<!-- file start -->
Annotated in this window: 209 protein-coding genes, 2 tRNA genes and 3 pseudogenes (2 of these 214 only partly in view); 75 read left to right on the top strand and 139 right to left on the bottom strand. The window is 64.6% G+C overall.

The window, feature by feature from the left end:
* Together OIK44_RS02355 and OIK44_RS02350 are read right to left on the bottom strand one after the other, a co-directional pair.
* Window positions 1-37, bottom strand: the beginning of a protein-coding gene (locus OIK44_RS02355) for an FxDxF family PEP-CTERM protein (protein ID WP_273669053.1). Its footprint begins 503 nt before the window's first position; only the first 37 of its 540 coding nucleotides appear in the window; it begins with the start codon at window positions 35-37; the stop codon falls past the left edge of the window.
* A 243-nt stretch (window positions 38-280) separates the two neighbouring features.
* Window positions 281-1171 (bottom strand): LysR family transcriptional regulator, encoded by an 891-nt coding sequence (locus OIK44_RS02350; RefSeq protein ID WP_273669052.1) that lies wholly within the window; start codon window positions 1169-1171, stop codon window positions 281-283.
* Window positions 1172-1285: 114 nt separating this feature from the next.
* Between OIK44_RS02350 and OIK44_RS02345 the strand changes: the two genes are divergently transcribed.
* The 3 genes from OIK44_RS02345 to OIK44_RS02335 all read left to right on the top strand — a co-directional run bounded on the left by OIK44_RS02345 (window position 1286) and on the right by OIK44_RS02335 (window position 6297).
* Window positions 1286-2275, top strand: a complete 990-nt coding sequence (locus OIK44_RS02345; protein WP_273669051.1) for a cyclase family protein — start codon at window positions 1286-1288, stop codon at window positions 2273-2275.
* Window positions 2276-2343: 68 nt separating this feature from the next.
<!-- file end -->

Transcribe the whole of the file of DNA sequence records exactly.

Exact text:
Annotated in this window: 209 protein-coding genes, 2 tRNA genes and 3 pseudogenes (2 of these 214 only partly in view); 75 read left to right on the top strand and 139 right to left on the bottom strand. The window is 64.6% G+C overall.

The window, feature by feature from the left end:
* Together OIK44_RS02355 and OIK44_RS02350 are read right to left on the bottom strand one after the other, a co-directional pair.
* Window positions 1-37, bottom strand: the beginning of a protein-coding gene (locus OIK44_RS02355) for an FxDxF family PEP-CTERM protein (protein ID WP_273669053.1). Its footprint begins 503 nt before the window's first position; only the first 37 of its 540 coding nucleotides appear in the window; it begins with the start codon at window positions 35-37; the stop codon falls past the left edge of the window.
* A 243-nt stretch (window positions 38-280) separates the two neighbouring features.
* Window positions 281-1171 (bottom strand): LysR family transcriptional regulator, encoded by an 891-nt coding sequence (locus OIK44_RS02350; RefSeq protein ID WP_273669052.1) that lies wholly within the window; start codon window positions 1169-1171, stop codon window positions 281-283.
* Window positions 1172-1285: 114 nt separating this feature from the next.
* Between OIK44_RS02350 and OIK44_RS02345 the strand changes: the two genes are divergently transcribed.
* The 3 genes from OIK44_RS02345 to OIK44_RS02335 all read left to right on the top strand — a co-directional run bounded on the left by OIK44_RS02345 (window position 1286) and on the right by OIK44_RS02335 (window position 6297).
* Window positions 1286-2275, top strand: a complete 990-nt coding sequence (locus OIK44_RS02345; protein WP_273669051.1) for a cyclase family protein — start codon at window positions 1286-1288, stop codon at window positions 2273-2275.
* Window positions 2276-2343: 68 nt separating this feature from the next.